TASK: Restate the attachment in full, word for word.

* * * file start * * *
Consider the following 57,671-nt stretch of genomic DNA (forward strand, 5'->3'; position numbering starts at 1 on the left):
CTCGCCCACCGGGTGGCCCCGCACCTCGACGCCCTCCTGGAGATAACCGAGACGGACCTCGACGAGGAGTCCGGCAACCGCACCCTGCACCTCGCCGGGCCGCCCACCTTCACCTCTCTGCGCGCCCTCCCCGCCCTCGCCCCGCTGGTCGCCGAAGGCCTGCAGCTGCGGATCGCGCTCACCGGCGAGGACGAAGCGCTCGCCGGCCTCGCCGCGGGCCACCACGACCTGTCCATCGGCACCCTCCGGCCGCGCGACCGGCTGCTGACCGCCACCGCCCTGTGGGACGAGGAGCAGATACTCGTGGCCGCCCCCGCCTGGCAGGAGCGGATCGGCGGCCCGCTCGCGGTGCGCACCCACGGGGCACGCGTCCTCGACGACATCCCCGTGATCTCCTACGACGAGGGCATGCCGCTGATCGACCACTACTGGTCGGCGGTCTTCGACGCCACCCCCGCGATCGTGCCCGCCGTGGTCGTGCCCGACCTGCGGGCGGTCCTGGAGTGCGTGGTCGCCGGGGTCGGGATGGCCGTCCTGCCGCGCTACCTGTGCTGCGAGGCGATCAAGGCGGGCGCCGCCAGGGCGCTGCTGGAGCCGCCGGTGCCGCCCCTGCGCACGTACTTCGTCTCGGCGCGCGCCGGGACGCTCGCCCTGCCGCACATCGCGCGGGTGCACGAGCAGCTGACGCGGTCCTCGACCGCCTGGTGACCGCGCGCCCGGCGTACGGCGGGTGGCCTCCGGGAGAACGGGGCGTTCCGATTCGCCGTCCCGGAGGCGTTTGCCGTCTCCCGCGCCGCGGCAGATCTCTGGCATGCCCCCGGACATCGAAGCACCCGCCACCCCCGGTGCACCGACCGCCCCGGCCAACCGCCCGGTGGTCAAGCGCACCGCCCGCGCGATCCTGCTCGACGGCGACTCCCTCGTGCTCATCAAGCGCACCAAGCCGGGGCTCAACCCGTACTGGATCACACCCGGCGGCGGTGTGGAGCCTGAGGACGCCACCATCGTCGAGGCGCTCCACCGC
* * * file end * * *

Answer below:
Consider the following 57,671-nt stretch of genomic DNA (forward strand, 5'->3'; position numbering starts at 1 on the left):
CTCGCCCACCGGGTGGCCCCGCACCTCGACGCCCTCCTGGAGATAACCGAGACGGACCTCGACGAGGAGTCCGGCAACCGCACCCTGCACCTCGCCGGGCCGCCCACCTTCACCTCTCTGCGCGCCCTCCCCGCCCTCGCCCCGCTGGTCGCCGAAGGCCTGCAGCTGCGGATCGCGCTCACCGGCGAGGACGAAGCGCTCGCCGGCCTCGCCGCGGGCCACCACGACCTGTCCATCGGCACCCTCCGGCCGCGCGACCGGCTGCTGACCGCCACCGCCCTGTGGGACGAGGAGCAGATACTCGTGGCCGCCCCCGCCTGGCAGGAGCGGATCGGCGGCCCGCTCGCGGTGCGCACCCACGGGGCACGCGTCCTCGACGACATCCCCGTGATCTCCTACGACGAGGGCATGCCGCTGATCGACCACTACTGGTCGGCGGTCTTCGACGCCACCCCCGCGATCGTGCCCGCCGTGGTCGTGCCCGACCTGCGGGCGGTCCTGGAGTGCGTGGTCGCCGGGGTCGGGATGGCCGTCCTGCCGCGCTACCTGTGCTGCGAGGCGATCAAGGCGGGCGCCGCCAGGGCGCTGCTGGAGCCGCCGGTGCCGCCCCTGCGCACGTACTTCGTCTCGGCGCGCGCCGGGACGCTCGCCCTGCCGCACATCGCGCGGGTGCACGAGCAGCTGACGCGGTCCTCGACCGCCTGGTGACCGCGCGCCCGGCGTACGGCGGGTGGCCTCCGGGAGAACGGGGCGTTCCGATTCGCCGTCCCGGAGGCGTTTGCCGTCTCCCGCGCCGCGGCAGATCTCTGGCATGCCCCCGGACATCGAAGCACCCGCCACCCCCGGTGCACCGACCGCCCCGGCCAACCGCCCGGTGGTCAAGCGCACCGCCCGCGCGATCCTGCTCGACGGCGACTCCCTCGTGCTCATCAAGCGCACCAAGCCGGGGCTCAACCCGTACTGGATCACACCCGGCGGCGGTGTGGAGCCTGAGGACGCCACCATCGTCGAGGCGCTCCACCGC